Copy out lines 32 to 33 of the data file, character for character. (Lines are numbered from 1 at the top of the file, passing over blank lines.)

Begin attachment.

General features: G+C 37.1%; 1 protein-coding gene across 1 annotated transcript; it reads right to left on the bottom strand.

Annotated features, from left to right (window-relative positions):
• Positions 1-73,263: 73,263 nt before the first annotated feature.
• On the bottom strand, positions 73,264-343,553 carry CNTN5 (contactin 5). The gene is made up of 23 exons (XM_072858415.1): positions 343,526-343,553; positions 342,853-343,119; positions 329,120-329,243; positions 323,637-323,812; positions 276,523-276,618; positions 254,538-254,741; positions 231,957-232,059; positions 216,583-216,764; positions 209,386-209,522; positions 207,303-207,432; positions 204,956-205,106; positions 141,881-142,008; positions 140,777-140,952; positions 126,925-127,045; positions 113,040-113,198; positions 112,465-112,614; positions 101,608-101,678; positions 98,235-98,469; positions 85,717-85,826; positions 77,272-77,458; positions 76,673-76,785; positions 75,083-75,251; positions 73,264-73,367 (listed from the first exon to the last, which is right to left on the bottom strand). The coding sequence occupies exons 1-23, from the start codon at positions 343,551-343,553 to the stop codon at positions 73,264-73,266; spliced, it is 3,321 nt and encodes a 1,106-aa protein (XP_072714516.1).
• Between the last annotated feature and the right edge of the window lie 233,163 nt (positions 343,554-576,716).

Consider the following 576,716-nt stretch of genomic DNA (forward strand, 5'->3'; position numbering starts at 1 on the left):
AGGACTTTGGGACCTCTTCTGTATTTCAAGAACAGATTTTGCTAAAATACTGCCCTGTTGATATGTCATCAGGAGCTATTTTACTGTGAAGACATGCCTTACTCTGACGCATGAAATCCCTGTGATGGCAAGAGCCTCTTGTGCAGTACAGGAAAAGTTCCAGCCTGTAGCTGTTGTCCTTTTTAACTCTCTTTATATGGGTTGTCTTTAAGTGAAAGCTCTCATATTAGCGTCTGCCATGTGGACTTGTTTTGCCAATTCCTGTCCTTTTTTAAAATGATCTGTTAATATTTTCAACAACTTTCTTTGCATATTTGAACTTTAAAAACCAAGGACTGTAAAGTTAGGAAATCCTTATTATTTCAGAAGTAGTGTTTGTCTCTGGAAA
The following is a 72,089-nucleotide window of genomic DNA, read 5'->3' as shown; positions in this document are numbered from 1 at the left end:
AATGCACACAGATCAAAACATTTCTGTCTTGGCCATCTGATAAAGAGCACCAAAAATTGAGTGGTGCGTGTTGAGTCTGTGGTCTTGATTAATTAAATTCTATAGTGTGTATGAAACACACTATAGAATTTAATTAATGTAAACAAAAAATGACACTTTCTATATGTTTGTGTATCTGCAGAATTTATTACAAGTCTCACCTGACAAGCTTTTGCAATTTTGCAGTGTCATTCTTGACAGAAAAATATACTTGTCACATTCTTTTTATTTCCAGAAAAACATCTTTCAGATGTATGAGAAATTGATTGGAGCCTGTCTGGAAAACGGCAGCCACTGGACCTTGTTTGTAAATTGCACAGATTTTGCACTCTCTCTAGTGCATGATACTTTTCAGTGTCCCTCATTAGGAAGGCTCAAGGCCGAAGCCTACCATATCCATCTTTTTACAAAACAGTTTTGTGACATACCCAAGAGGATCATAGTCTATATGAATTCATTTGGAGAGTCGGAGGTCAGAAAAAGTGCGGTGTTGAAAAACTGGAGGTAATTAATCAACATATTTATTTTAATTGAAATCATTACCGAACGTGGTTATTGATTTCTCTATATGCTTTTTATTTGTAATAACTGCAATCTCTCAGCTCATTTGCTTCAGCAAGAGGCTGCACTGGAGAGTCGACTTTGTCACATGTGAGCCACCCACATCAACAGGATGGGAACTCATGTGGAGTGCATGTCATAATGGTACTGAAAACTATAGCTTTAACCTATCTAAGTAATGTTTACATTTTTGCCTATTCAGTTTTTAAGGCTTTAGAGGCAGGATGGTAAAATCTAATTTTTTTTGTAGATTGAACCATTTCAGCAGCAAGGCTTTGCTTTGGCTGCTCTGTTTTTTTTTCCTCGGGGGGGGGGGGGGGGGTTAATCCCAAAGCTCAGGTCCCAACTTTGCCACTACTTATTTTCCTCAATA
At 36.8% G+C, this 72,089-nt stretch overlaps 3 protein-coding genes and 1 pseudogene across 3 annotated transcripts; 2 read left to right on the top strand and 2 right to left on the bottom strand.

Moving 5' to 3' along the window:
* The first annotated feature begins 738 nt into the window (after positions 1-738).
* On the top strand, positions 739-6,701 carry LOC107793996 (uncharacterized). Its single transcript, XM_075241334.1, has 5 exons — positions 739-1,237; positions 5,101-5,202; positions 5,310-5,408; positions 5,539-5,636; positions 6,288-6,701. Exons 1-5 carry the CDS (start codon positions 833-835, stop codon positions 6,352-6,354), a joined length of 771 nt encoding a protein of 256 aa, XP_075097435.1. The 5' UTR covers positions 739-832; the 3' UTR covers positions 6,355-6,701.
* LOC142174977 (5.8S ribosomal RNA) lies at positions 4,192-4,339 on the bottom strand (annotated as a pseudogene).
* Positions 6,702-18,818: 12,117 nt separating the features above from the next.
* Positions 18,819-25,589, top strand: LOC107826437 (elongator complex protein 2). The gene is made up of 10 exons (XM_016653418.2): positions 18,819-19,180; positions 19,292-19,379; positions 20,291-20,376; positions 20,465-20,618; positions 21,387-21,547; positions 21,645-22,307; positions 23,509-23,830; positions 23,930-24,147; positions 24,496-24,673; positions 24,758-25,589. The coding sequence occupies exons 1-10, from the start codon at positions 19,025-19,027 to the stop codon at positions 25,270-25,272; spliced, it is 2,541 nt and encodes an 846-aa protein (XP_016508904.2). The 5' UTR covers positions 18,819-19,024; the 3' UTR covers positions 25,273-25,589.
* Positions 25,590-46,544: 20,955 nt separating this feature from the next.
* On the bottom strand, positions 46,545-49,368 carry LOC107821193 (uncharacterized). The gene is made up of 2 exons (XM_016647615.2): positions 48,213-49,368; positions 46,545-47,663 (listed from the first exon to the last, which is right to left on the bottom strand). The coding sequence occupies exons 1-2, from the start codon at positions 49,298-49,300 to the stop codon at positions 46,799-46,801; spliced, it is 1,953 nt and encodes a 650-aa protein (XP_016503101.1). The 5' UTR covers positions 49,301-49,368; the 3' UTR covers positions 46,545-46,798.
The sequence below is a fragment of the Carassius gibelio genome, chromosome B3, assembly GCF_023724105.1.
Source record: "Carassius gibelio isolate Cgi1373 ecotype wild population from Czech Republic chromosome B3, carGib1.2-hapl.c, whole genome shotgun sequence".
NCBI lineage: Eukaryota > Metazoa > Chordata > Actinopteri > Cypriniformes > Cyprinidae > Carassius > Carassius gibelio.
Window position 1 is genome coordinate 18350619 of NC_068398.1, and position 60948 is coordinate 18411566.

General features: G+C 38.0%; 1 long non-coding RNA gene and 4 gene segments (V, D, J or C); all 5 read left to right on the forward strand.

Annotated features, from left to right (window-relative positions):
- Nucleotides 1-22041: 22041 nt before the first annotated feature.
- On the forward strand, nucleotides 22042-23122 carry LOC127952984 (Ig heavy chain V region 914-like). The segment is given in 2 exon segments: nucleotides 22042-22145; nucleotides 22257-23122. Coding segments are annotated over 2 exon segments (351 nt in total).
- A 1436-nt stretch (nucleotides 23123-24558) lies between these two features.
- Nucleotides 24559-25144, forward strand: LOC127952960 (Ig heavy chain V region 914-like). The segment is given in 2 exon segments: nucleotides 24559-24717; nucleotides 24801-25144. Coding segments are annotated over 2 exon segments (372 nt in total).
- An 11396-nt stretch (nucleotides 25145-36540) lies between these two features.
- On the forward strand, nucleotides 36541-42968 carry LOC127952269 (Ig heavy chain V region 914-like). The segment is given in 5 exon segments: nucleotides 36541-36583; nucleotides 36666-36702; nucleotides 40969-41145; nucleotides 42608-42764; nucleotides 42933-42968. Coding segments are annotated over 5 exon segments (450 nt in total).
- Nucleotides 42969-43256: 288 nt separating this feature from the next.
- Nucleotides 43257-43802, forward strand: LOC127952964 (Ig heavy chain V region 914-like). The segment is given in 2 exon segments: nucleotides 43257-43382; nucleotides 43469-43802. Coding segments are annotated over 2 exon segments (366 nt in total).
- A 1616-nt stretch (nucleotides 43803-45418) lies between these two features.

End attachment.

- Nucleotides 43257-43802, forward strand: LOC127952964 (Ig heavy chain V region 914-like). The segment is given in 2 exon segments: nucleotides 43257-43382; nucleotides 43469-43802. Coding segments are annotated over 2 exon segments (366 nt in total).
- A 1616-nt stretch (nucleotides 43803-45418) lies between these two features.